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On Thusday, NYSE CEO, Duncan Niederauer spent the day at Stanford. He spoke with MBA students about his prognosis for corporate growth in 2011 (positive), what it takes to lead an organization facing a fight for survival, and how to find leadership opportunities. He also met with Silicon Valley CEOs over breakfast, co-hosted by GSB Dean Garth Saloner, then officiated a closing bell ceremony broadcast from Stanford.

A panel discussion with Niederauer, Juniper CEO, Kevin Johnson, and VC, Steve Jurvetson (MBA 95), was hosted by SIEPR. Look for a video to be posted at http://siepr.stanford.edu/eventsprofile/425.

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Stanford GSB professor Jeff Pfeffer writes and speaks extensively on the topic of power–how one acquires and uses it. A lot of people find his perspectives troubling, which shouldn’t be surprising given the ambivalence many feel about the topic of power in human relationships. One common misunderstanding about his work, however, is that he encourages us to care less about other people if we are interested in power. The reality is more nuanced and complex. A recent article he wrote for the Financial Times highlights this, in which he suggests we can make MBA students LESS narcissistic by forcing them to compete MORE to earn power and status.

View the article here  |  More info on Jeff Pfeffer

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Carlos Brito, CEO of Anheuser Busch-InBev, spoke to students today, discussing what he thinks it takes to build high performance teams and organizations. He noted that many of the practices that we consider natural in school and sports–recognizing high performance and addressing low performance–are too often taboo in corporate settings. Therefore, he said, “if you can’t please everybody, and you can never please everybody, then try to please your most talented people.” Here, Brito (right), who received his MBA from Stanford in 1989, meets with a second-year MBA student before his talk. He was also on campus to attend the school’s Alumni Advisory Council meeting.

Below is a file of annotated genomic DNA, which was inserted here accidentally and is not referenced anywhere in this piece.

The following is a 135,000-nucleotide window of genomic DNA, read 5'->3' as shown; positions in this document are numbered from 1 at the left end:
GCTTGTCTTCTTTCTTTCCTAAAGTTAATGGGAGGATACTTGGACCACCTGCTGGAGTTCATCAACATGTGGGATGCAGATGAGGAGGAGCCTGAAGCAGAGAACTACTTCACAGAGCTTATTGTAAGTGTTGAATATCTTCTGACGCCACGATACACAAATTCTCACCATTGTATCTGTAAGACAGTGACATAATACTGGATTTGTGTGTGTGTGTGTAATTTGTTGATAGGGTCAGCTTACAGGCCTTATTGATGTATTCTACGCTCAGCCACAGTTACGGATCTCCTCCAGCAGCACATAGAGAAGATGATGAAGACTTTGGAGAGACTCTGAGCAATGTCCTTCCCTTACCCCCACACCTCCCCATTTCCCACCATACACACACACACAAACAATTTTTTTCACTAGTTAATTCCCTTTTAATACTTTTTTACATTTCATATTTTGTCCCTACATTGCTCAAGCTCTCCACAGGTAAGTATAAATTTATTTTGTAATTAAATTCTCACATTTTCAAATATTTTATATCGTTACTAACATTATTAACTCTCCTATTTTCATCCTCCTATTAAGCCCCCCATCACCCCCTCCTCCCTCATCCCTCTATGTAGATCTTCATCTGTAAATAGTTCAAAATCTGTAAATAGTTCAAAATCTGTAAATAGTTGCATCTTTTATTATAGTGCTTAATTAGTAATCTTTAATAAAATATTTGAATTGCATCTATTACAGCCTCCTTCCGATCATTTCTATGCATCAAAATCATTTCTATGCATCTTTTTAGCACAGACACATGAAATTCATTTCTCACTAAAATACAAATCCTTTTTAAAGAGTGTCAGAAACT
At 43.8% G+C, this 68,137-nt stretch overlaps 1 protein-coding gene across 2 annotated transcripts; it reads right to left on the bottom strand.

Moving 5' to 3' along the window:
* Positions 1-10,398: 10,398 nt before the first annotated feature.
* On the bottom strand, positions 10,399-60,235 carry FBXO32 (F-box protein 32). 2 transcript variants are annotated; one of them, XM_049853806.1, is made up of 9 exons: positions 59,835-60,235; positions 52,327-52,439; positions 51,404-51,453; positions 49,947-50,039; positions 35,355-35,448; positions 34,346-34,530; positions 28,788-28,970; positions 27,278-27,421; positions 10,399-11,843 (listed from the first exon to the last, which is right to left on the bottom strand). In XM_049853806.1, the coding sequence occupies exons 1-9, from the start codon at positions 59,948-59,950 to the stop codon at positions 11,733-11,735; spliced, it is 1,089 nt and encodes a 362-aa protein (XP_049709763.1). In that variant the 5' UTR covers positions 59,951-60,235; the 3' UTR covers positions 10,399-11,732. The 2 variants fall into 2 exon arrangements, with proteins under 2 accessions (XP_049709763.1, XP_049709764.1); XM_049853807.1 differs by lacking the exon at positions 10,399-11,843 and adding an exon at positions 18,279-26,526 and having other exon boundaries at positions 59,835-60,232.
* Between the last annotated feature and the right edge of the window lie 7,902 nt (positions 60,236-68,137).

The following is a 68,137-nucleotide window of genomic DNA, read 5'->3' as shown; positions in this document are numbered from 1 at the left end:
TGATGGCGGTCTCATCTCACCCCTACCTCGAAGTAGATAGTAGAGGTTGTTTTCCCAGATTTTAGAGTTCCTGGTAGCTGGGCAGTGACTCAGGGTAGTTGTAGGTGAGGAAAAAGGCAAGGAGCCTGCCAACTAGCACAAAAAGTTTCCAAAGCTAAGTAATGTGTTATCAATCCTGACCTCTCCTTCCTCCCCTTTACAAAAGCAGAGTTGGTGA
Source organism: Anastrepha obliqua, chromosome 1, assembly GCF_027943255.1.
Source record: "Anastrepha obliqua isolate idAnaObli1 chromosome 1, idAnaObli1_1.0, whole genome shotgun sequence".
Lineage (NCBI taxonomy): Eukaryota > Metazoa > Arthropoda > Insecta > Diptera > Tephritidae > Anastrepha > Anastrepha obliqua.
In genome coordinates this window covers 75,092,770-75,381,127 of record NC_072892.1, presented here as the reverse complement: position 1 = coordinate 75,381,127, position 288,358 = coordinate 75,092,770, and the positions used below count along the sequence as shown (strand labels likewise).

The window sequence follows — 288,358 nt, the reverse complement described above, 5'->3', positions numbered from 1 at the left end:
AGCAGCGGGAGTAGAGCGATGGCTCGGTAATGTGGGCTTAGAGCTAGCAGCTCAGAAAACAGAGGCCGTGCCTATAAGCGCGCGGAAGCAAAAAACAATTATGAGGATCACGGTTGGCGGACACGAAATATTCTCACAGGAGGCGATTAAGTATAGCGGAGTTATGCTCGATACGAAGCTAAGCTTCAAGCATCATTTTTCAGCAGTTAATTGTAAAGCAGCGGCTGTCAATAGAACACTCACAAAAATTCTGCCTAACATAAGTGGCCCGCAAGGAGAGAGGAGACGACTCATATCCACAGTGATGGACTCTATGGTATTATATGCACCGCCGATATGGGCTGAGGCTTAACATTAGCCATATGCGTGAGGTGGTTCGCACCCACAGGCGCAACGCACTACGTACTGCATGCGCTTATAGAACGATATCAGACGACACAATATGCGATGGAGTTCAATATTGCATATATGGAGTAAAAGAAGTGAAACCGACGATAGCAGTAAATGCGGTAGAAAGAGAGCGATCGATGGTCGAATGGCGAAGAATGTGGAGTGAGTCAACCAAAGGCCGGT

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Whole Foods CEO, John Mackey, spoke at the school last week, sharing his vision for a new business paradigm. He calls it ‘compassionate capitalism,’ blending a relatively laissez-faire stance in regard to government and regulation of the marketplace, as well as a belief that business leaders need to effectively serve a broad set of stakeholders (customers, employees, investors, society, the environment) to maximize success in the long term. Mackey has taken his presentation to a number of college campuses, generating thought-provoking dialogue wherever he goes. Watch the talk to see what you think.

It’s hard to be neutral about Mackey. His company has been on the Forbes list of best places to work for thirteen consecutive years, and for most consumers it is synonymous with healthy and environmentally conscious shopping. It is a feel good brand. Yet Whole Foods’ focus on growth and profitability has led many to question how deep the social mission really extends. Naturally, skeptics doubt that you can have the best of both worlds.

Mackey has added fuel to this ambivalence at times, perhaps by not fitting stereotypes many might have about him, or possibly by fitting many stereotypes that are considered incompatible. On the one hand, he is a strict vegetarian and health food advocate. He promotes wellness programs throughout his company, caps executive pay, and has taken a salary of only $1 a year since 2007. Sounds like what you might expect from a natural foods grocer. At the same time, he is a passionate evangelist for capitalism, he wrote a WSJ op-ed condemning an increased government role in health care, and his acquisitions of competitors has demonstrated his highly competitive streak. Sounds like what one might expect from a public company CEO. The problem is, when that public company is also a natural foods grocer, the two stereotypes create a hybrid that is unfamiliar.

The sense in the audience, though, following his talk was that he genuinely believes the company can pursue both profits and a higher purpose, and he believes passionately in pursuing both. Some students, in discussions afterward, questioned whether such an approach is generally applicable. After all, Whole Foods is still a niche operator among grocery chains, catering to affluent consumers who essentially pay a premium to support the company’s social mission. This is not to criticize the company’s accomplishments at all, but some students did wonder how an arms manufacturer, for instance, could pursue a higher social goal while remaining profitable.